or if I've do too little to make Lent a transformative experience in my life.
I've thought back about the heroic penances and mortification that our forefathers in the Faith used to take on every Lent (like the Emperor Charlemagne who I attempted to emulate last Lent) and wondered at how they could do so much more than most of us even dream of doing today. Then I moved and found myself at a new parish this Lent, a new parish with a new priest who has thought through some of these same problems and hit upon one essential difference between the Lents of yore and those of today - our ancestors all gave up the same things, communally, while we each do Lent alone, individualistically.
To correct this, Father has challenged us as a parish community to give up the same things each week of Lent, to help and encourage one another, to reclaim Lent as a communal activity and I wanted to encourage you all to join us. Here is what we will, together, be giving up (something different each week):
Week One - Sweets and Treats
No chocolate, no desserts, no candies, no dining out, no fast food, no anything that might be a special treat for yourself. Instead, when you are tempted to gratify some carnal desire, realize that your real desire is for God. Everything we want in this life is really just a confusion of the deep, spiritual hunger we have for God, which is precisely why having God (in the beatific vision) constitutes paradise - the fulfillment of all desire.
Week Two - Unnecessary Spending
Try to spend as little money this week as possible. Buy only the absolute essentials. No books, gadgets, new apps, eating out, "impulse buys," new clothes, etc. If you want to take it to the next level, keep track of the money you would have normally spent and give it to the poor. The idea here is to build on week one realizing that there is only one necessary thing - Jesus (cf. Lk 10:42).
Week Three - Careless Talk, Profanity, Blasphemy
After spending the first two weeks cutting out those material things we use to distract us from our desperate need for God, this week we are seeking to clear out a very common bad habit, that of using our speech for other than praising God and speaking the Truth. Whether we like to gossip, swear, use the Lord's name in vain, or just spend our time "shooting the breeze" this week we are seeking to use our words judiciously - for the greater glory of God.
Week Four - Alcohol and/or Coffee
This week Father asks us to give up a beloved drink that we daily indulge in. Perhaps, if you're Italian like me, you enjoy a glass of vino with dinner. Or maybe, again like myself, you can't get through the day without drinking 5 or 6 espressi. If neither coffee nor alcohol is your thing, maybe you drink soda or tea or whatever else, the actual type of drink matters less than giving up something we thirst for. Depriving ourselves of that for which we thirst, will give us an opportunity to meditate on the thirst we ought to have for spiritual things. Instead of having that glass of wine at dinner, pray a family rosary or an extemporaneous pray of praise. Instead of the morning "cup of joe," pray an act of love, an act of hope, and an act of faith to get your day started.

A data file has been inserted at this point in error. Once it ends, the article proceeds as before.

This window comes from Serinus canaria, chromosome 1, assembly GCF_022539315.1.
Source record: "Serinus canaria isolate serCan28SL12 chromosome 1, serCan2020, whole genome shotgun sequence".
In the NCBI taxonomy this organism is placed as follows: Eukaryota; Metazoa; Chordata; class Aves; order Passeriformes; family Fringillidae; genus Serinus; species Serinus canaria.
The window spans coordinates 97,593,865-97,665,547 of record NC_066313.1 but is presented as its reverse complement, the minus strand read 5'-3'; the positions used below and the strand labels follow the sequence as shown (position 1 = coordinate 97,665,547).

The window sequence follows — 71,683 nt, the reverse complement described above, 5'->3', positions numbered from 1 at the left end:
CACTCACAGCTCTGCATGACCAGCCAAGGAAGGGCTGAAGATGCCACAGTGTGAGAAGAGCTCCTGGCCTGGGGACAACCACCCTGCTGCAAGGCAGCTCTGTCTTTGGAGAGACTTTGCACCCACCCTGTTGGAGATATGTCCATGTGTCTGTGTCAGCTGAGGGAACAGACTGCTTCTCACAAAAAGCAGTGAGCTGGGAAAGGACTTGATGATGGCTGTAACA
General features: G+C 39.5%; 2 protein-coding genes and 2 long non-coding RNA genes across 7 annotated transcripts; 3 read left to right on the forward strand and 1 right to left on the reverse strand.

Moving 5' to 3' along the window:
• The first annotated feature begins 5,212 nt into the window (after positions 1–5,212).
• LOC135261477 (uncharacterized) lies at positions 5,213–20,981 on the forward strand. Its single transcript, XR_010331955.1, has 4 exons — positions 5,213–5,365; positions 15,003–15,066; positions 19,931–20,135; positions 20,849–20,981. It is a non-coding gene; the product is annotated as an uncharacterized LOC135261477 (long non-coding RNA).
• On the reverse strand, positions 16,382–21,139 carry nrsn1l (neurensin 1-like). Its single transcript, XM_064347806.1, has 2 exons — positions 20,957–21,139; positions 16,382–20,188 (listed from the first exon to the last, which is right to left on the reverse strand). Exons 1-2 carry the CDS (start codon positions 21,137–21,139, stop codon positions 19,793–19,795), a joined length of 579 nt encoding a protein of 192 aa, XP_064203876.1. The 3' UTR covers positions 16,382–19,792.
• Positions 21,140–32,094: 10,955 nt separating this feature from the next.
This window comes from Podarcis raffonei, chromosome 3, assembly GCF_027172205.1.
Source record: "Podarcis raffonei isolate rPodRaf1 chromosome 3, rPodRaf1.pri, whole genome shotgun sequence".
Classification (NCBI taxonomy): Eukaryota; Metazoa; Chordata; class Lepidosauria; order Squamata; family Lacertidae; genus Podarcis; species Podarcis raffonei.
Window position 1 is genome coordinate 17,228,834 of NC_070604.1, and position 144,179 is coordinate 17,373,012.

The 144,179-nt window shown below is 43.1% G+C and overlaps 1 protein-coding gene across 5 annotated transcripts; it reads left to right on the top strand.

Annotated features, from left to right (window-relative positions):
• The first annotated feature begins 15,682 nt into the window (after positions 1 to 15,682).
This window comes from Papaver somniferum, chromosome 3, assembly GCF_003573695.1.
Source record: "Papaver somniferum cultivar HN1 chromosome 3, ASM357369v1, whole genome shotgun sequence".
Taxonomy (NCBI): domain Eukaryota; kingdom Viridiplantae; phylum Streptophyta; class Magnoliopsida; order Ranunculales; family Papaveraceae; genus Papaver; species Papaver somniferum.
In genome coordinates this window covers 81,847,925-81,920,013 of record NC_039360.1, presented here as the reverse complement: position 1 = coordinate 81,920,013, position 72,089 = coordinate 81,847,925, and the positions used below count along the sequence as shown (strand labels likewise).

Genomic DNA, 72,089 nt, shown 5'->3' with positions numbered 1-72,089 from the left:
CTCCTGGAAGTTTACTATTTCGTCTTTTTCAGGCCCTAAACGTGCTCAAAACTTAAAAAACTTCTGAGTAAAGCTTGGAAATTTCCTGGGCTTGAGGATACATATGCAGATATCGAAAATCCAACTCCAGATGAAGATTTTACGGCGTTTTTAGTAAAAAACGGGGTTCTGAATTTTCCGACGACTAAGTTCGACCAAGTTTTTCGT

Week Five - Entertainment
Now that we've increased our knowledge of our desire for God, we turn to focus on creating more silence in our lives. The modern world is a ceaseless cesspool of constant stimulus almost tailor made to drown the "small still voice" in which God speaks to us (cf. 1 Kings 19:12). C.S. Lewis, writing in a much silenter age, saw this, having a demon say,
Noise which alone defends us from silly qualms, despairing scruples, and impossible desires. We will make the whole universe a noise in the end. We have already made great strides in this direction as regards the Earth. The melodies and silences of Heaven will be shouted down in the end. But I admit we are not yet loud enough, or anything like it.
They just might be loud enough today. To counteract all this noise we will spend the week creating silence.
HOLY WEEK - Food
Father is asking everyone at the parish to either give up a meal a day or to select a favorite food to abstain from for the whole week. This is to focus us on our deeper spiritual hunger for God after all, "it is written: man shall not live on bread alone but on every word that proceeds out of the mouth of God (Matt 4:4)." I think I'll revisit my Charlemagne Lenten Challenge and fast from meat for the whole week and eat nothing before sundown each day. During mealtime, instead of eating, reading from the Bible or some other spiritual classic will help refocus us on the hunger which only the Lord can satisfy.